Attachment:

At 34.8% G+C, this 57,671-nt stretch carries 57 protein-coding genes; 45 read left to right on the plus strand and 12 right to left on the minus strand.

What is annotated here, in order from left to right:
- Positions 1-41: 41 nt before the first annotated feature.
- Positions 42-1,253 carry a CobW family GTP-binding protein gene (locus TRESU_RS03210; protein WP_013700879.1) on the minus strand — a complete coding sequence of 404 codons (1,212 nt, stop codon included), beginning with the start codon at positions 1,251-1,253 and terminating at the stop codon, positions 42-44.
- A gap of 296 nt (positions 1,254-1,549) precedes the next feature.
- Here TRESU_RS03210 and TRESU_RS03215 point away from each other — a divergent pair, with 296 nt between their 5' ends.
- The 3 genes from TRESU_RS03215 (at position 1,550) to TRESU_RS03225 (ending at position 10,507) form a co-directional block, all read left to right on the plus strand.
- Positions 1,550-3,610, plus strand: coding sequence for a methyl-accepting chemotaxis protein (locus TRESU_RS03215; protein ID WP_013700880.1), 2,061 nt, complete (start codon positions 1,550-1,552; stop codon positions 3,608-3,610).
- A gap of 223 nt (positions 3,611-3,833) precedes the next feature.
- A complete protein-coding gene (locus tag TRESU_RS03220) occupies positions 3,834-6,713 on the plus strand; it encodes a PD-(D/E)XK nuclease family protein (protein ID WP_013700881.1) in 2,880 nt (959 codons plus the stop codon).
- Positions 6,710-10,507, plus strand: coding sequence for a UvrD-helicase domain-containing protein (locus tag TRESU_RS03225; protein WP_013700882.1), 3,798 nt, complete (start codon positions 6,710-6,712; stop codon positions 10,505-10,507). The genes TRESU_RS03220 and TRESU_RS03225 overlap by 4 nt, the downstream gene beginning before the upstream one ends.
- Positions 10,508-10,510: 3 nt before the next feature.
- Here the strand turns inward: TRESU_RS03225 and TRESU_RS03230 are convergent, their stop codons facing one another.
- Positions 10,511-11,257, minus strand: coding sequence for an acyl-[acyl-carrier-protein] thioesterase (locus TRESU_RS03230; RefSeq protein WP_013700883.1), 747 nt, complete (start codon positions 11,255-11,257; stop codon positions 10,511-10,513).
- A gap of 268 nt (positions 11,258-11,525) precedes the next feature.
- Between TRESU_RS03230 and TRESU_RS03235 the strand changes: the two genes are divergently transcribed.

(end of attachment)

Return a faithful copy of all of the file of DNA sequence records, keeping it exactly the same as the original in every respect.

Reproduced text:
At 34.8% G+C, this 57,671-nt stretch carries 57 protein-coding genes; 45 read left to right on the plus strand and 12 right to left on the minus strand.

What is annotated here, in order from left to right:
- Positions 1-41: 41 nt before the first annotated feature.
- Positions 42-1,253 carry a CobW family GTP-binding protein gene (locus TRESU_RS03210; protein WP_013700879.1) on the minus strand — a complete coding sequence of 404 codons (1,212 nt, stop codon included), beginning with the start codon at positions 1,251-1,253 and terminating at the stop codon, positions 42-44.
- A gap of 296 nt (positions 1,254-1,549) precedes the next feature.
- Here TRESU_RS03210 and TRESU_RS03215 point away from each other — a divergent pair, with 296 nt between their 5' ends.
- The 3 genes from TRESU_RS03215 (at position 1,550) to TRESU_RS03225 (ending at position 10,507) form a co-directional block, all read left to right on the plus strand.
- Positions 1,550-3,610, plus strand: coding sequence for a methyl-accepting chemotaxis protein (locus TRESU_RS03215; protein ID WP_013700880.1), 2,061 nt, complete (start codon positions 1,550-1,552; stop codon positions 3,608-3,610).
- A gap of 223 nt (positions 3,611-3,833) precedes the next feature.
- A complete protein-coding gene (locus tag TRESU_RS03220) occupies positions 3,834-6,713 on the plus strand; it encodes a PD-(D/E)XK nuclease family protein (protein ID WP_013700881.1) in 2,880 nt (959 codons plus the stop codon).
- Positions 6,710-10,507, plus strand: coding sequence for a UvrD-helicase domain-containing protein (locus tag TRESU_RS03225; protein WP_013700882.1), 3,798 nt, complete (start codon positions 6,710-6,712; stop codon positions 10,505-10,507). The genes TRESU_RS03220 and TRESU_RS03225 overlap by 4 nt, the downstream gene beginning before the upstream one ends.
- Positions 10,508-10,510: 3 nt before the next feature.
- Here the strand turns inward: TRESU_RS03225 and TRESU_RS03230 are convergent, their stop codons facing one another.
- Positions 10,511-11,257, minus strand: coding sequence for an acyl-[acyl-carrier-protein] thioesterase (locus TRESU_RS03230; RefSeq protein WP_013700883.1), 747 nt, complete (start codon positions 11,255-11,257; stop codon positions 10,511-10,513).
- A gap of 268 nt (positions 11,258-11,525) precedes the next feature.
- Between TRESU_RS03230 and TRESU_RS03235 the strand changes: the two genes are divergently transcribed.